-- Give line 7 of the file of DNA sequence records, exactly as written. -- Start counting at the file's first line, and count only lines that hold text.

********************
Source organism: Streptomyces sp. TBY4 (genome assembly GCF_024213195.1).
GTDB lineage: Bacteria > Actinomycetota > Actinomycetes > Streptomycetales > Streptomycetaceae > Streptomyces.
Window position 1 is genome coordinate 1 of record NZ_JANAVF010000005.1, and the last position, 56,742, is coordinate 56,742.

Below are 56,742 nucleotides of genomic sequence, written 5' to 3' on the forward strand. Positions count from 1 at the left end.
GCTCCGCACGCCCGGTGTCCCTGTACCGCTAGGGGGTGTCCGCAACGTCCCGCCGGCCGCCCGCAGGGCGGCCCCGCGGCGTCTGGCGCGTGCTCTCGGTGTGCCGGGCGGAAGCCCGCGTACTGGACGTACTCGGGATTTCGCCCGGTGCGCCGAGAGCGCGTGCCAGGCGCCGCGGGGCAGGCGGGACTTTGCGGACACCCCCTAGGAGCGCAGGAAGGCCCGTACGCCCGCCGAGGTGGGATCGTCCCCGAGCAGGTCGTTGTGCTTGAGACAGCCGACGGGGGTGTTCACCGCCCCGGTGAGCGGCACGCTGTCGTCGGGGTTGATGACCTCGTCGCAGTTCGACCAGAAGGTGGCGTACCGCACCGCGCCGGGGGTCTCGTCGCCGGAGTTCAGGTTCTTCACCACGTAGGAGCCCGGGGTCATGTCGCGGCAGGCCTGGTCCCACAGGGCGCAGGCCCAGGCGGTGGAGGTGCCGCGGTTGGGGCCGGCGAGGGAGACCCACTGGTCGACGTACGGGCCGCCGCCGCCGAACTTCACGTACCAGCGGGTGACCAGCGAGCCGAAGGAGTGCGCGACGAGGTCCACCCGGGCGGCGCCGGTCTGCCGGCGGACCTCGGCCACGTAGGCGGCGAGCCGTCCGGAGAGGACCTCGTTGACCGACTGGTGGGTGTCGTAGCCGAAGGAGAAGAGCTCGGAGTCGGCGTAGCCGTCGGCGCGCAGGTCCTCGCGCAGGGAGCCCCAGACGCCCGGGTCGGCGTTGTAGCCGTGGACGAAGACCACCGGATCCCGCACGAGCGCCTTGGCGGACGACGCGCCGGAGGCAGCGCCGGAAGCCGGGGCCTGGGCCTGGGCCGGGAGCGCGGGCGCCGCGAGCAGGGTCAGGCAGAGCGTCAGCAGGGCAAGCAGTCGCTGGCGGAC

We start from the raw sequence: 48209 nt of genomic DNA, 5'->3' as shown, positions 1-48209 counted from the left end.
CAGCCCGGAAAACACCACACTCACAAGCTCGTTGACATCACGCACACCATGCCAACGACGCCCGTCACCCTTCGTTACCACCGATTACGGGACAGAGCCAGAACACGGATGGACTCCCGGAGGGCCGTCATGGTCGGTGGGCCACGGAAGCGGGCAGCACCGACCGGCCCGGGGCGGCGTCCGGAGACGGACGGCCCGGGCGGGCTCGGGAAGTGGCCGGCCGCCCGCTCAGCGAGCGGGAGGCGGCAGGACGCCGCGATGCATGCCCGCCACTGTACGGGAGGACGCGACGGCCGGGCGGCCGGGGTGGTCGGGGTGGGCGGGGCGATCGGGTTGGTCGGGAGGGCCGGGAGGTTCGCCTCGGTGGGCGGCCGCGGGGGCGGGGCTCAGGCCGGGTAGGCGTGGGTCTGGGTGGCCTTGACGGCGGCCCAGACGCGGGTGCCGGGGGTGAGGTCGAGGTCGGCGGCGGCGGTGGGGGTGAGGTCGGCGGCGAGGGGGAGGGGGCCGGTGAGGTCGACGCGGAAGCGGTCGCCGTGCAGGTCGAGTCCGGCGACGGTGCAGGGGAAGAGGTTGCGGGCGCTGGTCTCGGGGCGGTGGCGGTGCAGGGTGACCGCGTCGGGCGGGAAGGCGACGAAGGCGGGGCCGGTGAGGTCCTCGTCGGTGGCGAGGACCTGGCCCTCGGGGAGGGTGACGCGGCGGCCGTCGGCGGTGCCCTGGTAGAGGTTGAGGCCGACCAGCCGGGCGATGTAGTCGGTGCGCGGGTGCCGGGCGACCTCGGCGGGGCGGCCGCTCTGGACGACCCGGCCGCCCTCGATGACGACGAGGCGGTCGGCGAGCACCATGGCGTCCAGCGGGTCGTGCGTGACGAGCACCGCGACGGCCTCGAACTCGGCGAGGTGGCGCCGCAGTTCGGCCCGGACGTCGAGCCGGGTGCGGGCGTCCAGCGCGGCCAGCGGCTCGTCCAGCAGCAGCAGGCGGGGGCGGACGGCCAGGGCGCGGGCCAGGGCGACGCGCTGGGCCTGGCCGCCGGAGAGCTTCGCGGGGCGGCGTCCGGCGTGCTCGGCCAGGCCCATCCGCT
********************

CAGCCCGGAAAACACCACACTCACAAGCTCGTTGACATCACGCACACCATGCCAACGACGCCCGTCACCCTTCGTTACCACCGATTACGGGACAGAGCCAGAACACGGATGGACTCCCGGAGGGCCGTCATGGTCGGTGGGCCACGGAAGCGGGCAGCACCGACCGGCCCGGGGCGGCGTCCGGAGACGGACGGCCCGGGCGGGCTCGGGAAGTGGCCGGCCGCCCGCTCAGCGAGCGGGAGGCGGCAGGACGCCGCGATGCATGCCCGCCACTGTACGGGAGGACGCGACGGCCGGGCGGCCGGGGTGGTCGGGGTGGGCGGGGCGATCGGGTTGGTCGGGAGGGCCGGGAGGTTCGCCTCGGTGGGCGGCCGCGGGGGCGGGGCTCAGGCCGGGTAGGCGTGGGTCTGGGTGGCCTTGACGGCGGCCCAGACGCGGGTGCCGGGGGTGAGGTCGAGGTCGGCGGCGGCGGTGGGGGTGAGGTCGGCGGCGAGGGGGAGGGGGCCGGTGAGGTCGACGCGGAAGCGGTCGCCGTGCAGGTCGAGTCCGGCGACGGTGCAGGGGAAGAGGTTGCGGGCGCTGGTCTCGGGGCGGTGGCGGTGCAGGGTGACCGCGTCGGGCGGGAAGGCGACGAAGGCGGGGCCGGTGAGGTCCTCGTCGGTGGCGAGGACCTGGCCCTCGGGGAGGGTGACGCGGCGGCCGTCGGCGGTGCCCTGGTAGAGGTTGAGGCCGACCAGCCGGGCGATGTAGTCGGTGCGCGGGTGCCGGGCGACCTCGGCGGGGCGGCCGCTCTGGACGACCCGGCCGCCCTCGATGACGACGAGGCGGTCGGCGAGCACCATGGCGTCCAGCGGGTCGTGCGTGACGAGCACCGCGACGGCCTCGAACTCGGCGAGGTGGCGCCGCAGTTCGGCCCGGACGTCGAGCCGGGTGCGGGCGTCCAGCGCGGCCAGCGGCTCGTCCAGCAGCAGCAGGCGGGGGCGGACGGCCAGGGCGCGGGCCAGGGCGACGCGCTGGGCCTGGCCGCCGGAGAGCTTCGCGGGGCGGCGTCCGGCGTGCTCGGCCAGGCCCATCCGCT